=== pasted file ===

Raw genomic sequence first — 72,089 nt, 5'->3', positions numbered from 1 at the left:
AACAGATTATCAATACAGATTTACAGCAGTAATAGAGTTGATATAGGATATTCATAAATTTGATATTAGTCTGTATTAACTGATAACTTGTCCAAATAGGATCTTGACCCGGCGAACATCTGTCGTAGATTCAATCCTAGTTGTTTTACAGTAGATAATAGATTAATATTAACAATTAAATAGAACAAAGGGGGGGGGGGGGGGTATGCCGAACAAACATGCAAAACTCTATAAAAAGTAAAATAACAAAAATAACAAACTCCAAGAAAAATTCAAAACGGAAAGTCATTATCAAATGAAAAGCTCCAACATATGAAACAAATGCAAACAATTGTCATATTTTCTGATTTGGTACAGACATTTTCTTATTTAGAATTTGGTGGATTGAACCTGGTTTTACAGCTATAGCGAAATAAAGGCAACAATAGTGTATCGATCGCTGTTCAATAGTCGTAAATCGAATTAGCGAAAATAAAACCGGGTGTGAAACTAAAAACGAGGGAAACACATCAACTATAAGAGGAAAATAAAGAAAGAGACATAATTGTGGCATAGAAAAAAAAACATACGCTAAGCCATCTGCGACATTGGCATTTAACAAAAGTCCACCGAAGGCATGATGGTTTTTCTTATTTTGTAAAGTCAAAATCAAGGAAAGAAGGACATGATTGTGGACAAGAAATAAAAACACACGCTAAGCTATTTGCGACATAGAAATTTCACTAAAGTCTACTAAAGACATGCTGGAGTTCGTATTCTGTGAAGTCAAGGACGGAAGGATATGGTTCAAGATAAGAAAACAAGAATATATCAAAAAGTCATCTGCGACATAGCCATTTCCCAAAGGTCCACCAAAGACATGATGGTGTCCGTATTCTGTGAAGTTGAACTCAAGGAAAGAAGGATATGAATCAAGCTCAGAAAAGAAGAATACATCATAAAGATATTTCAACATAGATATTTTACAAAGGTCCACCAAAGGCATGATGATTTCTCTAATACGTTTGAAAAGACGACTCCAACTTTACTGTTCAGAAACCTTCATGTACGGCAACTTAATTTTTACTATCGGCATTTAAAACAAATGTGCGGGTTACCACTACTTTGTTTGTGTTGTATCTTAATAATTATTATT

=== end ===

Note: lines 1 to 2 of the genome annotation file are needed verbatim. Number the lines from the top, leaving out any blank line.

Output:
Raw genomic sequence first — 72,089 nt, 5'->3', positions numbered from 1 at the left:
AACAGATTATCAATACAGATTTACAGCAGTAATAGAGTTGATATAGGATATTCATAAATTTGATATTAGTCTGTATTAACTGATAACTTGTCCAAATAGGATCTTGACCCGGCGAACATCTGTCGTAGATTCAATCCTAGTTGTTTTACAGTAGATAATAGATTAATATTAACAATTAAATAGAACAAAGGGGGGGGGGGGGGGTATGCCGAACAAACATGCAAAACTCTATAAAAAGTAAAATAACAAAAATAACAAACTCCAAGAAAAATTCAAAACGGAAAGTCATTATCAAATGAAAAGCTCCAACATATGAAACAAATGCAAACAATTGTCATATTTTCTGATTTGGTACAGACATTTTCTTATTTAGAATTTGGTGGATTGAACCTGGTTTTACAGCTATAGCGAAATAAAGGCAACAATAGTGTATCGATCGCTGTTCAATAGTCGTAAATCGAATTAGCGAAAATAAAACCGGGTGTGAAACTAAAAACGAGGGAAACACATCAACTATAAGAGGAAAATAAAGAAAGAGACATAATTGTGGCATAGAAAAAAAAACATACGCTAAGCCATCTGCGACATTGGCATTTAACAAAAGTCCACCGAAGGCATGATGGTTTTTCTTATTTTGTAAAGTCAAAATCAAGGAAAGAAGGACATGATTGTGGACAAGAAATAAAAACACACGCTAAGCTATTTGCGACATAGAAATTTCACTAAAGTCTACTAAAGACATGCTGGAGTTCGTATTCTGTGAAGTCAAGGACGGAAGGATATGGTTCAAGATAAGAAAACAAGAATATATCAAAAAGTCATCTGCGACATAGCCATTTCCCAAAGGTCCACCAAAGACATGATGGTGTCCGTATTCTGTGAAGTTGAACTCAAGGAAAGAAGGATATGAATCAAGCTCAGAAAAGAAGAATACATCATAAAGATATTTCAACATAGATATTTTACAAAGGTCCACCAAAGGCATGATGATTTCTCTAATACGTTTGAAAAGACGACTCCAACTTTACTGTTCAGAAACCTTCATGTACGGCAACTTAATTTTTACTATCGGCATTTAAAACAAATGTGCGGGTTACCACTACTTTGTTTGTGTTGTATCTTAATAATTATTATT